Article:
Every year we hear about a parent or student refusing to read a book because of the content. This has been a point of contention among teachers, administrators, and parents. If you are a concerned parent or student thinking about objecting to a required book here are some tips/steps before you make that plunge:
1. Read the book in its entirety.
• Going off of blurbs or word of mouth is not the best way to make a decision regarding any aspect of life, so do not do it in this instance. Read the entire book, highlight passages you deem inappropriate, leave the book alone for a few days and then come back. Write down why these passages are inappropriate. Reread your written response, are the reasons because they make you uncomfortable? That’s a good thing, that is what education is for, to challenge your view of thinking and consider another. A class that provokes preconceived ideals tend to be the best class.
2. Speak to the teacher
• These are professionals, they have a reason for assigning the book. Share your concerns with highlighted passages and ask how this book relates to the larger lesson. Usually their reasons speak to a larger issue, for example, reading about a female body part is not meant to be pornographic but requires discussion on the subjugation of female body parts throughout history/society. Take another day or so to take all the information in and think about what the teacher has said.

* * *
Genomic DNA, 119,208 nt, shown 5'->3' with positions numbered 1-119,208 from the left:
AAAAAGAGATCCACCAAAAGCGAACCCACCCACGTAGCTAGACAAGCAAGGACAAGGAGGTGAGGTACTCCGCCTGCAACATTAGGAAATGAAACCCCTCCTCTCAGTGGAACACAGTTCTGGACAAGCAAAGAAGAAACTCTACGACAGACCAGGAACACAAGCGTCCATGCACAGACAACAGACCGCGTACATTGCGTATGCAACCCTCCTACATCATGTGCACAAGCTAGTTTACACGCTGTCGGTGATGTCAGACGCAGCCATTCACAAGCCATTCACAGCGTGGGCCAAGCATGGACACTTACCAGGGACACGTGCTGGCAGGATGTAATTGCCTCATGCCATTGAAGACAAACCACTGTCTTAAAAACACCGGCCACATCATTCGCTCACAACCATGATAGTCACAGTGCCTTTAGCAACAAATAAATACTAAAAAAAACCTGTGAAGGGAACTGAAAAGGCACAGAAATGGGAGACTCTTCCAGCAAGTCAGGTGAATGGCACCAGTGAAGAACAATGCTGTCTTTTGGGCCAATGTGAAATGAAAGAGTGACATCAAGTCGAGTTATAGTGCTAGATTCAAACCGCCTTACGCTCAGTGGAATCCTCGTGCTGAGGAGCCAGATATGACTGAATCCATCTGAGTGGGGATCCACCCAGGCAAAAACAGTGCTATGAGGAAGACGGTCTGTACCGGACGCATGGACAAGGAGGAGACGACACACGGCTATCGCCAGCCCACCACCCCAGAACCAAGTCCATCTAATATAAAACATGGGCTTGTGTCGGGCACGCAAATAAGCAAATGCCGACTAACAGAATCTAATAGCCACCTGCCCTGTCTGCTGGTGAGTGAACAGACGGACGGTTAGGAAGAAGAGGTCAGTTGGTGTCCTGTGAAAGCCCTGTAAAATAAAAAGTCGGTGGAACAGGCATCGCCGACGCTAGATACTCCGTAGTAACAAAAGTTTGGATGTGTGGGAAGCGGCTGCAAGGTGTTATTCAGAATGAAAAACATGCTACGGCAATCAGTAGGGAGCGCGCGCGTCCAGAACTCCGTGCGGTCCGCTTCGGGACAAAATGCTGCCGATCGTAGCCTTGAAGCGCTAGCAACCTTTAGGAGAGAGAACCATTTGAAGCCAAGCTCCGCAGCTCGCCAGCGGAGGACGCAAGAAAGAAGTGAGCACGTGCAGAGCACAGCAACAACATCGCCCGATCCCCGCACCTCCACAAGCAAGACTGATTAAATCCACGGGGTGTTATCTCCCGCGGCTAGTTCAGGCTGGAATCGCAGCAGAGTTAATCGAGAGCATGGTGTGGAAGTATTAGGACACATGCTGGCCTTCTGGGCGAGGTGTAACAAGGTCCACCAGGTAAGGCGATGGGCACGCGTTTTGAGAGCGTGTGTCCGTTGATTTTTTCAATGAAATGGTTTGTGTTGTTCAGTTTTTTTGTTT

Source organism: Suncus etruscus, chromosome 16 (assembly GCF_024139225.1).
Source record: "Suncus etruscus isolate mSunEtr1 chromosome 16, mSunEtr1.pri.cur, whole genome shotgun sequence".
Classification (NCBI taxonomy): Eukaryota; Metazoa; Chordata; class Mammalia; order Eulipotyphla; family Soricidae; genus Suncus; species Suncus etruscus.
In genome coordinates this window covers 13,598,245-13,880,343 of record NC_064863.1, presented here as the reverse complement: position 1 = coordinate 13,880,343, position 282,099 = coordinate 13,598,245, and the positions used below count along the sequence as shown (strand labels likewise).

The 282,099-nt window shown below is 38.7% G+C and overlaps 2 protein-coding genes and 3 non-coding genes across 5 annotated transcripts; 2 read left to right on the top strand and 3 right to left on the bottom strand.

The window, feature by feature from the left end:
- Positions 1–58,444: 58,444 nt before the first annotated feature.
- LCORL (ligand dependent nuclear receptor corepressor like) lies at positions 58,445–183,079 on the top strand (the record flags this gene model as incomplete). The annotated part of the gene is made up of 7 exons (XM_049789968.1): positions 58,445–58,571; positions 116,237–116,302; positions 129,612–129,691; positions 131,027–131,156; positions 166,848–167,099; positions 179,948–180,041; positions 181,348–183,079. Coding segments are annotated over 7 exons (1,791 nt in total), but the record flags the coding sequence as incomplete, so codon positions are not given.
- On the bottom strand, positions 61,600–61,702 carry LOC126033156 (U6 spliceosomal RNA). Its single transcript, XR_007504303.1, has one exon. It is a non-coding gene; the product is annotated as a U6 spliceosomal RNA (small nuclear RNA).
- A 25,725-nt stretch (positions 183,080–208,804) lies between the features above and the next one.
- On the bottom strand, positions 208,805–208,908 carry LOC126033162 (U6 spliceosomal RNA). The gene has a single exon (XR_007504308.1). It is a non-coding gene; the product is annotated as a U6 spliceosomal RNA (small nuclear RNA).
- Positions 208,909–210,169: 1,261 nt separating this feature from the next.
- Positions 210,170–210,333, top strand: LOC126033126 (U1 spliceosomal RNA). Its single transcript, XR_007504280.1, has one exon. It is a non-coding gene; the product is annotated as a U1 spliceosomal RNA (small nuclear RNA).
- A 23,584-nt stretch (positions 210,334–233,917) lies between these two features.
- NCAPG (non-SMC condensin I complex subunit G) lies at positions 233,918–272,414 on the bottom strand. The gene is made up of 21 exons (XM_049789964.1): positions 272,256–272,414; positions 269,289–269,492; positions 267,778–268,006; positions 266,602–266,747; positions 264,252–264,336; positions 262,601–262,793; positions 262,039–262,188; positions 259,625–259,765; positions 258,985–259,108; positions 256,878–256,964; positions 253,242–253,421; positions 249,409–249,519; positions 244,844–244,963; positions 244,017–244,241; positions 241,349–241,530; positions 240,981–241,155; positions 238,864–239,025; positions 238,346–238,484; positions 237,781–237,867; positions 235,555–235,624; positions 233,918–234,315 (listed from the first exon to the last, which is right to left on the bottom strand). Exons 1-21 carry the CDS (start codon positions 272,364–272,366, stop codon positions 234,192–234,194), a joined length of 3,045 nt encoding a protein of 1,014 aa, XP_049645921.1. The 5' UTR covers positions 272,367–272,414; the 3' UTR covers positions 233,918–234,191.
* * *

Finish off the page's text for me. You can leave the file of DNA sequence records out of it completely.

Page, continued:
3. Final decision
• After going through these steps make your decision. If you still are not satisfied and feel uncomfortable with yourself or your child reading the book find an alternative book for YOUR child. You may feel your child is not ready for the subjects chosen but it is not your authority to make this decision for other students in his/her class. Just as you expect your parental decision to be respected you must do the same for parents who do not mind their child reading the book.
4. Find an alternative book
• If you decide to not allow your child to read the required book it is up to you to find a book that meets the same requirements the other book has. Keep communication open with your child’s teacher in finding alternative assignments that is equal to the assignments that will be given regarding the original book. *If you are a college student there is no other option, you are an adult and college is meant to challenge all that you believe…in a good way. If you object to a book reevaluate your reasons for being in college. It is ok to disagree with your professor, in fact it is encourage, a college education requires you to reevaluate (constantly) your position and defend it with empirical data, if you refuse to engage in this type of challenge I suggest you reevaluate your reasons for entering college. *
Do realize that banning a book outright for the entire class or school is subjugating others to subscribing to your belief’s. That is not what school is for. If you do not think a book is appropriate for your child, that is fine but be sure to be self reflective in your convictions. If your convictions come from a preconceived idea of gender roles, race, sexual orientation or anything that is considered 'other' please realize that you may possibly be perpetuating stereotypes.